Note that there are TWO blogs in this entry, so be sure to scroll all the way down!!
Day 33 – Teslin YT to Dease Lake BC
We drove in rain most of the morning as we continued retracing our steps along the Alaska Highway. A few miles west of Watson Lake, YT, we turned south onto the Cassiar Highway. The Cassiar Highway was a new road for us, as it cuts down south through the central part of British Columbia. For the first 60 miles it was like driving on a moon scape as all the trees on both sides of the road and as far as the eye could see were burned, and only dead trees remained. Four years ago they had a huge fire that burned nearly 75,000 acres of forest. We were a little surprised at the condition of the road for the first 150 or so miles, as it was very narrow and not marked - and very rough. It seems the standard repair technique for frost heaves in this section is to simply remove the road and back-fill with gravel.
After several hours of bumping, bouncing, and slowing to a crawl for rough spots we finally made it to Dease Lake and stayed at the Water’s Edge RV Park. The park is nothing special - with no water or electric. They did have a very slow internet but that ended at 10PM when the owner shut off the generator! Looks like there is a nicer park on the other side of town.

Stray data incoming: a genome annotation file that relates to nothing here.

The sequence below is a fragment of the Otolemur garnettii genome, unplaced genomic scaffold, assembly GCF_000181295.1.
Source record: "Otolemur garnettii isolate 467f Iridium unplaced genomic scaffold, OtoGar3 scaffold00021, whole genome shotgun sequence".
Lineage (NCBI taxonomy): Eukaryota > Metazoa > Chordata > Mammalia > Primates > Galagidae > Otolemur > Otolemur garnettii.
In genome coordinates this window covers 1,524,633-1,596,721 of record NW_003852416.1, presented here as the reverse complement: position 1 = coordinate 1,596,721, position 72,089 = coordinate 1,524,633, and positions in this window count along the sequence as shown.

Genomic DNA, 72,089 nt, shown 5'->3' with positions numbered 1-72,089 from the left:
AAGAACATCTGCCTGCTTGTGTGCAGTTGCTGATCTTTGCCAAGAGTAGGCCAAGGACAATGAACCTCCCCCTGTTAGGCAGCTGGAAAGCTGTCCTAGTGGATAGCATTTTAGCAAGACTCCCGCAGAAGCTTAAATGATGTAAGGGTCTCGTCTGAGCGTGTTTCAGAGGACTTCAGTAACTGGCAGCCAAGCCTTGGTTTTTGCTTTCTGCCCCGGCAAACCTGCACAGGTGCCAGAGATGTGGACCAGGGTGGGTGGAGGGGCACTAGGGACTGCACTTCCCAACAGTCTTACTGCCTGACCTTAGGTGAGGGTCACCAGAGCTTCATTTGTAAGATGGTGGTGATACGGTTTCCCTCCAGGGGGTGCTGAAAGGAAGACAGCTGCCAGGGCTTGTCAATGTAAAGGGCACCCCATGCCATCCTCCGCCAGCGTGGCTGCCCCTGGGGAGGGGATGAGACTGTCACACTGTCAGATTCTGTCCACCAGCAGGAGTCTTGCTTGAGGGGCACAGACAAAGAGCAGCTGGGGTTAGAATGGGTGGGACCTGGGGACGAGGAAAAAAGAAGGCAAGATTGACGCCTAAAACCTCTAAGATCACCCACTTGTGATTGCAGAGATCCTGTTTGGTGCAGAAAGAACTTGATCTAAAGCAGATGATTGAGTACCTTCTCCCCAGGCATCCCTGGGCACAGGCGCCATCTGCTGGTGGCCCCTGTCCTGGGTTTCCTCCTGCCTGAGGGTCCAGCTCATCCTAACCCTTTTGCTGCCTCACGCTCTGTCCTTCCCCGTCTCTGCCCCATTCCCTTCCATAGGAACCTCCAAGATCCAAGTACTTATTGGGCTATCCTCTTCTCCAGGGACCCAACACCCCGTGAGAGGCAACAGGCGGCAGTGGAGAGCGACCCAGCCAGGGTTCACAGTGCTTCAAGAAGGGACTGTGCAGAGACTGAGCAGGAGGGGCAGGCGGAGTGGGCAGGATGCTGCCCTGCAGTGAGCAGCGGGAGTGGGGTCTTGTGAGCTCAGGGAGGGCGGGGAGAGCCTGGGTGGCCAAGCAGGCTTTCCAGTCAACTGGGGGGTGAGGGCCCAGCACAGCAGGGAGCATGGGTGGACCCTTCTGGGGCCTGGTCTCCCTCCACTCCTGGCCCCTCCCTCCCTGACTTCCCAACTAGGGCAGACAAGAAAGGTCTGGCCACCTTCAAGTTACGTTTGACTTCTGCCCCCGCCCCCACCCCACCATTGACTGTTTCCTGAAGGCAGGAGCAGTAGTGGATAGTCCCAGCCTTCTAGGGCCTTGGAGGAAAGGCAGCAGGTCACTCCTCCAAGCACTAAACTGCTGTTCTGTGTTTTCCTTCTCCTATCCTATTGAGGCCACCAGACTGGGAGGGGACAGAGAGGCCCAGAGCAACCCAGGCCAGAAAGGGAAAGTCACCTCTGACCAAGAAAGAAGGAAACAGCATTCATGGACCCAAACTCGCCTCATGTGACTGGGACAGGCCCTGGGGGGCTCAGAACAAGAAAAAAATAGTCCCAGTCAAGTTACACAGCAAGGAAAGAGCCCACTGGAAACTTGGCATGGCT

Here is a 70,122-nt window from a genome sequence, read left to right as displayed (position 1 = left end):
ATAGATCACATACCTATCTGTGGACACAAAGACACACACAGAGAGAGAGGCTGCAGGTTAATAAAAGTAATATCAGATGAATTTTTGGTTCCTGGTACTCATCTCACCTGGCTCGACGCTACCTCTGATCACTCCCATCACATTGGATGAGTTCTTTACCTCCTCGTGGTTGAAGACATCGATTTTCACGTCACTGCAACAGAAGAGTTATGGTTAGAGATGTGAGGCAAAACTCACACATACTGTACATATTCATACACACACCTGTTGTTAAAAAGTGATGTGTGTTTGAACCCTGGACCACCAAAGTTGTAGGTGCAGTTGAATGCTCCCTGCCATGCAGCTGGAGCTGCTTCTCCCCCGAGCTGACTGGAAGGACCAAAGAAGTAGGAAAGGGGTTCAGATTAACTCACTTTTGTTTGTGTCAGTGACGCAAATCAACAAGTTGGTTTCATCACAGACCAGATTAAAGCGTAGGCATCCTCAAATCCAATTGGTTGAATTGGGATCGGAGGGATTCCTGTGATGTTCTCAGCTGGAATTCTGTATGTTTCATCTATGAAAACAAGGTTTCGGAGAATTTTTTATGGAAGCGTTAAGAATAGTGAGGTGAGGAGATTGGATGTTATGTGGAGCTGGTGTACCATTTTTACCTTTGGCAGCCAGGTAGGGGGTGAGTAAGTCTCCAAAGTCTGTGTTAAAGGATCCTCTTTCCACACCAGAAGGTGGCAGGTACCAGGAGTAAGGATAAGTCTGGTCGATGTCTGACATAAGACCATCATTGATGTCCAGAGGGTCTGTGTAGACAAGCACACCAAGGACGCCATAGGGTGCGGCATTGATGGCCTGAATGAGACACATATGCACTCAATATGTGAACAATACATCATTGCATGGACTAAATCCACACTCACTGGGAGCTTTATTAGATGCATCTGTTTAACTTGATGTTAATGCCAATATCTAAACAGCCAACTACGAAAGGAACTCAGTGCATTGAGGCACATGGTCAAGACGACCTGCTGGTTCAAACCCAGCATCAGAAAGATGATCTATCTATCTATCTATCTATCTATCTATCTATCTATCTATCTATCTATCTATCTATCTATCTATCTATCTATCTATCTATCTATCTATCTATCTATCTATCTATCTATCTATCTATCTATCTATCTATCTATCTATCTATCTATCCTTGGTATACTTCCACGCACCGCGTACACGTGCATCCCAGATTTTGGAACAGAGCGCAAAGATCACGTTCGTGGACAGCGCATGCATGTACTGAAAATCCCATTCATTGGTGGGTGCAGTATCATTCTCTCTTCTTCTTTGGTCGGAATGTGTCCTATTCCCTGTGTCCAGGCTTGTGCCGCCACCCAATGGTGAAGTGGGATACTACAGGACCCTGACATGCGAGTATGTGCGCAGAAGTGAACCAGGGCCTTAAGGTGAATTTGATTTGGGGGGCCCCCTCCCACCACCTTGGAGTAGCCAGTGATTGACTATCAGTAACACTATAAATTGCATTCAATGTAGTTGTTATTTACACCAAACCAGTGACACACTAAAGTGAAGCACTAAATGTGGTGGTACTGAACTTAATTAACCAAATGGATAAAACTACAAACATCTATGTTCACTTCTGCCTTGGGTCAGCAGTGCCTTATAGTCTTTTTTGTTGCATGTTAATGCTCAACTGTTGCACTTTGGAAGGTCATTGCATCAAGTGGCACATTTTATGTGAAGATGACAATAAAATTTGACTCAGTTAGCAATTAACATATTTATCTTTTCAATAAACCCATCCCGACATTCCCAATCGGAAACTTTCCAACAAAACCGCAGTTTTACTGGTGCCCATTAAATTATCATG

Here are some of our last views from the Alaska Highway
After turning onto the Cassiar Highway, this was the view for miles and miles. It felt kind of spooky - especially because there was almost no traffic and no towns.
|Miles driven:||311 miles|
|Hours on road:||7 hours, 5 minutes|
Day 34 – Dease Lake BC to Meziadin Lake BC with side trip to Hyder AK
After leaving Dease Lake, we were very happy as the road improved significantly. There were still a few gravel sections but where there was pavement it was fairly smooth. The farther south we drove, the more dense and prettier the forest became. The distant mountains were breathtaking with snow-capped peaks and low hanging clouds. We arrived at the Meziadin Lake Provincial Park, which is at the junction of the road going to Hyder, AK. After setting up camp, we made the 40 mile trip to Hyder, which is the furthest southern town in Alaska that you can drive to. The town is located on that long finger of Alaska that stretches south along British Columbia. The main purpose for going to Hyder was to watch the bears at Fish Creek. The forest service has build a large viewing platform along the banks of Fish Creek where you can safely watch bears feed on the salmon in the creek. It was raining when we arrived, but we weren’t disappointed, as there was a large grizzly bear snacking on salmon in the creek right below the viewing platform.
The drive from the Cassier Highway junction to Hyder was one of the most beautiful we have experienced on the whole trip. Even though it was raining, the views were amazing, as there were at least two glaciers and many multi-stage water falls right along the road. The whole area had the feel of a rain forest, as everything was green and there was moss growing on all the trees and rocks. The border crossing back into Canada was the quickest and simplest yet.
Now where did that salmon go…
Yum… that was good….now where is the next one…
Tree roots growing out into the stream of glacier fed water
Moss growing on a dead tree
|Miles driven:||307 miles|
|Hours on road:||5 hours, 15 minutes|
|Gas prices:||$5.68, $5.20|